In the head and neck cancer trial, reported last month, Vectibix prolonged patients’ median survival period to 11.1 months compared to 9 months with chemotherapy alone, but the improvement in overall survival was not statistically significant. Vectibix improved progression-free survival (5.8 months versus 4.6 months) and objective response rate (36% versus 25%), both secondary endpoints, but these were not tested for statistical significance.
In November 2009, Amgen reported that the Phase III PRIME 203 trial evaluating Vectibix administered in combination with FOLFOX as a first-line treatment of patients with KRAS wild-type mCRC failed to meet a secondary endpoint of overall survival. Originally designed to compare the treatment effect in the overall patient population, the study was amended to analyze outcomes with respect to the presence or absence of activating mutations in KRAS in the tumor itself. Tumor KRAS status was ascertained in more than 90% of the 1,183 patients enrolled in the trial.
Hunting for More Biomarkers
Finding reliable biomarkers to predict drug responses requires a tremendous commitment of resources on the part of drug developers. “Head and neck cancer is an area where there is a major need for biomarkers,” David Reese, M.D., executive medical director in medical sciences and therapeutic head for oncology early development at Amgen, told GEN.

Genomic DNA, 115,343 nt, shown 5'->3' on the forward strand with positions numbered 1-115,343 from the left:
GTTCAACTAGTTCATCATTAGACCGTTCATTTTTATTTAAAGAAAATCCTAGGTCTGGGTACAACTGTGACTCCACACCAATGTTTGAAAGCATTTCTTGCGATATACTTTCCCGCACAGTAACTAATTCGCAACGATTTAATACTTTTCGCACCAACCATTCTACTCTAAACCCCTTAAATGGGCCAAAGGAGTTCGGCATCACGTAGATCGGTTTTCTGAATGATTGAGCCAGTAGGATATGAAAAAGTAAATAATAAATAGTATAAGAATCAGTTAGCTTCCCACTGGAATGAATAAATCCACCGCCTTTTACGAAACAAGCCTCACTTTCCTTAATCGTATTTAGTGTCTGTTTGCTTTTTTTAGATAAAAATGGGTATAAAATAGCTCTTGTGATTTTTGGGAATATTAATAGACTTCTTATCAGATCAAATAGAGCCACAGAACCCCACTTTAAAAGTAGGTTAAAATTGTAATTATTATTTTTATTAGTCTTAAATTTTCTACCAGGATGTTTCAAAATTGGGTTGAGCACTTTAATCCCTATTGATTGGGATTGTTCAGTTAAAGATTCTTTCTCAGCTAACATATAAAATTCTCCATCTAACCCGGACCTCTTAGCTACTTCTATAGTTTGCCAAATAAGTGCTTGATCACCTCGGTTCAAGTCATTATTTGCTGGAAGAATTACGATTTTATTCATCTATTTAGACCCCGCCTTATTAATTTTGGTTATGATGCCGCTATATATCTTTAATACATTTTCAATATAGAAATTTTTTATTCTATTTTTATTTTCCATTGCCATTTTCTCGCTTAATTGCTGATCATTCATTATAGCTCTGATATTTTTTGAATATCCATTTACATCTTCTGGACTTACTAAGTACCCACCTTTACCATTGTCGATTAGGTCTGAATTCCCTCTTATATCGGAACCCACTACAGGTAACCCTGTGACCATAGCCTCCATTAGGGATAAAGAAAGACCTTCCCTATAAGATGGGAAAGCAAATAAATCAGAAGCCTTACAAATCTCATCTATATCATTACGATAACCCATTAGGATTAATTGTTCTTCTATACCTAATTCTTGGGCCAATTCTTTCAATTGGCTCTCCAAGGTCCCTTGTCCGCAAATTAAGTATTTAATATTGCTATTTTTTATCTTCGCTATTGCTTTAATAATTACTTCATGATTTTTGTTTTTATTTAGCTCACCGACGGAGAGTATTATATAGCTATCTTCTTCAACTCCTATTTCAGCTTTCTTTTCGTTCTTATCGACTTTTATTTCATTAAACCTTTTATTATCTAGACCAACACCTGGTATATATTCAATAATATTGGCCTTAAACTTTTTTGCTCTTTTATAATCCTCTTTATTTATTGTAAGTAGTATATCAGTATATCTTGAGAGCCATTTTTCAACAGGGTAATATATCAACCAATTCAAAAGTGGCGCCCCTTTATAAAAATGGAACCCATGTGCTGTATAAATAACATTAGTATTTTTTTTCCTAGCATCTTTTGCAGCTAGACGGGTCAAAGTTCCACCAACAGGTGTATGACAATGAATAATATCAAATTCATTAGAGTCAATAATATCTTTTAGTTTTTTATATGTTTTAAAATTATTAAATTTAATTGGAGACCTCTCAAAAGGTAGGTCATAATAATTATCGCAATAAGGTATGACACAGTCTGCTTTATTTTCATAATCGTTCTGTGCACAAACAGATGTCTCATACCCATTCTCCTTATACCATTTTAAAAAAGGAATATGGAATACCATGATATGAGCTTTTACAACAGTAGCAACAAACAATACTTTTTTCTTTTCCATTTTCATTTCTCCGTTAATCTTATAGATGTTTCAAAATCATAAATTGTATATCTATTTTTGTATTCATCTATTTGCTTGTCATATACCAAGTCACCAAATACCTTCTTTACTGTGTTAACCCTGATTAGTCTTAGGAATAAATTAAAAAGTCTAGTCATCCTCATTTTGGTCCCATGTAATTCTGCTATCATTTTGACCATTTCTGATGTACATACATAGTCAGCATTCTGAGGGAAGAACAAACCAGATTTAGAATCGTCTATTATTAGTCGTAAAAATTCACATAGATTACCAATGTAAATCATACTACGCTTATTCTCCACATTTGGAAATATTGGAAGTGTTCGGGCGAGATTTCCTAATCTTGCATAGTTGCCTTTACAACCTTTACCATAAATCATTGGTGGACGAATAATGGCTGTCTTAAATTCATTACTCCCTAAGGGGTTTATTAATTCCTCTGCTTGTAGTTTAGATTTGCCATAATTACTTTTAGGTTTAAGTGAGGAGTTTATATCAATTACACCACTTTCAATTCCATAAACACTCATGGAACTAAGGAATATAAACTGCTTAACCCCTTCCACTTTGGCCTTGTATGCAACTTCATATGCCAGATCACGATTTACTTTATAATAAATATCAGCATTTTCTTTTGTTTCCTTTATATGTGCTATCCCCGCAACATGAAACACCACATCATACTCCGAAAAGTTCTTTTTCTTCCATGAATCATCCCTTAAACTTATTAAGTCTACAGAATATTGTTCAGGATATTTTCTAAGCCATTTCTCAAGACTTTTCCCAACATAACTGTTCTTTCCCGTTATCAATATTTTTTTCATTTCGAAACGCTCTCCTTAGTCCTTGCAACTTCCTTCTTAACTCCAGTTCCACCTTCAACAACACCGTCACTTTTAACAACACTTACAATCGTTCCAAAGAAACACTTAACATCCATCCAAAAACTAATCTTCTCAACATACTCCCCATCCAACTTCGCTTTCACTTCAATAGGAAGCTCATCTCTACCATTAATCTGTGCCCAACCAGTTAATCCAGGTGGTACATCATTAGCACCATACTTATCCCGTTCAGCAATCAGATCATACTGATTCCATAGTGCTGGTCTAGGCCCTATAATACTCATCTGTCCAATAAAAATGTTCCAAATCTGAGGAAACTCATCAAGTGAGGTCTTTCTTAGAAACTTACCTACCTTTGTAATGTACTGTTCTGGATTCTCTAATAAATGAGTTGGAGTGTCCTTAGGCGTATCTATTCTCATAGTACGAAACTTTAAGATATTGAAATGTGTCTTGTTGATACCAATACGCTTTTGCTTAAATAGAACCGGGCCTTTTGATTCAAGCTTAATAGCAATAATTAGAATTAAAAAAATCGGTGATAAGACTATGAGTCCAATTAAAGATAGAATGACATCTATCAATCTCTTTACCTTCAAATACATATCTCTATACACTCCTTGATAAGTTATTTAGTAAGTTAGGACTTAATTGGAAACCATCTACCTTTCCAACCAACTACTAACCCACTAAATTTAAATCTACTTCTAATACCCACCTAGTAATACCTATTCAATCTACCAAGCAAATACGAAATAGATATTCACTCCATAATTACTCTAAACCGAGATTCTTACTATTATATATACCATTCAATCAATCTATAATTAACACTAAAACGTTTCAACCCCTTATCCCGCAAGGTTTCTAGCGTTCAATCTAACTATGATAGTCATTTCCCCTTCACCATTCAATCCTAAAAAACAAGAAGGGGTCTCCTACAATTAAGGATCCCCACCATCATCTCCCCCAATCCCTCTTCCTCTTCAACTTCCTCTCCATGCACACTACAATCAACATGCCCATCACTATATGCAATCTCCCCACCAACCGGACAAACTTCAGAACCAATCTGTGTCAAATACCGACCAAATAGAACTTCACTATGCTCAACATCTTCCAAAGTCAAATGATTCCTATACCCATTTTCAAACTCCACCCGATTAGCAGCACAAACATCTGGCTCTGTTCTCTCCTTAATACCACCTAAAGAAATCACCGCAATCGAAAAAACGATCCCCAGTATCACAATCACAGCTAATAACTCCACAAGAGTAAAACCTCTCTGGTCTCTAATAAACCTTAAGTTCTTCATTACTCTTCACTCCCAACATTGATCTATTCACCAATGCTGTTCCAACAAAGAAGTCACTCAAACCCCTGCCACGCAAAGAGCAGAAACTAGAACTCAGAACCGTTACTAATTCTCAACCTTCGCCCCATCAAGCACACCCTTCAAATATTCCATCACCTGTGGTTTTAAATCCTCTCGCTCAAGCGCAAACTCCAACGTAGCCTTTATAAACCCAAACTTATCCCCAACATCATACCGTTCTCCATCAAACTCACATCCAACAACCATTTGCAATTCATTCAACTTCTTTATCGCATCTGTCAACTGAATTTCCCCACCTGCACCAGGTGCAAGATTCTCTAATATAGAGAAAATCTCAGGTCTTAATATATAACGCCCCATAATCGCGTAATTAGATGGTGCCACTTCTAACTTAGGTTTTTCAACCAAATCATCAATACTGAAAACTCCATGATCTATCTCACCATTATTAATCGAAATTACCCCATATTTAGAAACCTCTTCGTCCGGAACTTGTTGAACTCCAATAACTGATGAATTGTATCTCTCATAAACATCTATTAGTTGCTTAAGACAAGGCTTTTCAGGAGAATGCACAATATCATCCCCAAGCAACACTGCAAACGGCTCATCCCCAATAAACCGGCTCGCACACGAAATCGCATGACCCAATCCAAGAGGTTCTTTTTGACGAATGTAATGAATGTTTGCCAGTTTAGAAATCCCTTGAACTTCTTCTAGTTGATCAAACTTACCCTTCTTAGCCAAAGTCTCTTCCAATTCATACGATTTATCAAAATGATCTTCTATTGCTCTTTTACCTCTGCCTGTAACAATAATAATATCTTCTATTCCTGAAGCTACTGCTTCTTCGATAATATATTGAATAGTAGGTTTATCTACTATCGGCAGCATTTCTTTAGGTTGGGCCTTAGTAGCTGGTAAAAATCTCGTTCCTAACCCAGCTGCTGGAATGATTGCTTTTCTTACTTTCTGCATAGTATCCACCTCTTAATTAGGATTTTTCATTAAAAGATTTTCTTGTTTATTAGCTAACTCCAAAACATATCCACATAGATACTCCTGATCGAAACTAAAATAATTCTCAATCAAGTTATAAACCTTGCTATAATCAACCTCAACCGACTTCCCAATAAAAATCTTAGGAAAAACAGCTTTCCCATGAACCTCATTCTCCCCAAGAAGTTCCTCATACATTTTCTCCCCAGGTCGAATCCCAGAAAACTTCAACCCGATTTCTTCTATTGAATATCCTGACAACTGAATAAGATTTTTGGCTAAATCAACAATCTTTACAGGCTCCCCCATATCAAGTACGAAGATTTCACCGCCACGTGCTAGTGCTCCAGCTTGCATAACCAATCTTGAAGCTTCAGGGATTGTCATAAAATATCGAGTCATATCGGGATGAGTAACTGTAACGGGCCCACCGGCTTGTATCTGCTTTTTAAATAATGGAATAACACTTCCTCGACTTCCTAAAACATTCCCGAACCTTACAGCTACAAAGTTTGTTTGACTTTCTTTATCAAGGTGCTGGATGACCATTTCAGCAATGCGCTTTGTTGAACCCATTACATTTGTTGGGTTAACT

“Amgen has a strong commitment to biomarker development. We incorporate it very early in the drug development process in oncology and other areas. The biomarker team is formed well before the drug is administered to humans and remains in existence throughout the development life cycle of the drug.
“Amgen’s biggest biomarker program success has been in colorectal cancer with some of the work we did with Vectibix. We had performed the first analysis of a Phase III trial, the 408 study, the original monotherapy registration trial for Vectibix. We found only patients with KRAS wild-type tumors appeared to respond to the drug. That led to conditional approval of the drug in Europe and to updates to labels in the United States.”
In Amgen’s most recent work tumor samples from 288 patients were analyzed for mutations in nine genes: KRAS (exon 3), NRAS, BRAF, PIK3CA, PTEN, AKT1, EGFR, beta-catenin (CINN1B), and TP53. All nine genes were either direct or indirect components of the EGFR-signaling pathway.
“Using next-gen sequencing technology, we could simultaneously analyze multiple genes, about a dozen, in the tumor samples from the 408 registration study. The use of the new technology was, to our knowledge, the first time it has been employed in a set of tumor samples from a Phase III trial and allowed a rapid analysis of multiple biomarkers.
“We found another RAS gene, NRAS, which when mutated also seemed to predict resistance to Vectibix,” Dr. Reese told GEN. A higher than expected rate of simultaneous mutation of KRAS and either BRAF or NRAS was observed.
“None of the genes that we analyzed were clear predictors of response or resistance. We viewed this work as a proof of principle that you could employ this technology in this setting and are doing additional work to confirm the associations we found in the study. We believe these technologies will become incorporated into clinical medicine rapidly.” But, Dr. Reese cautioned, “The identification of appropriate biomarkers remains one of the core challenges in the field.”
Patricia F. Dimond, Ph.D. (email@example.com), is a principal at BioInsight Consulting.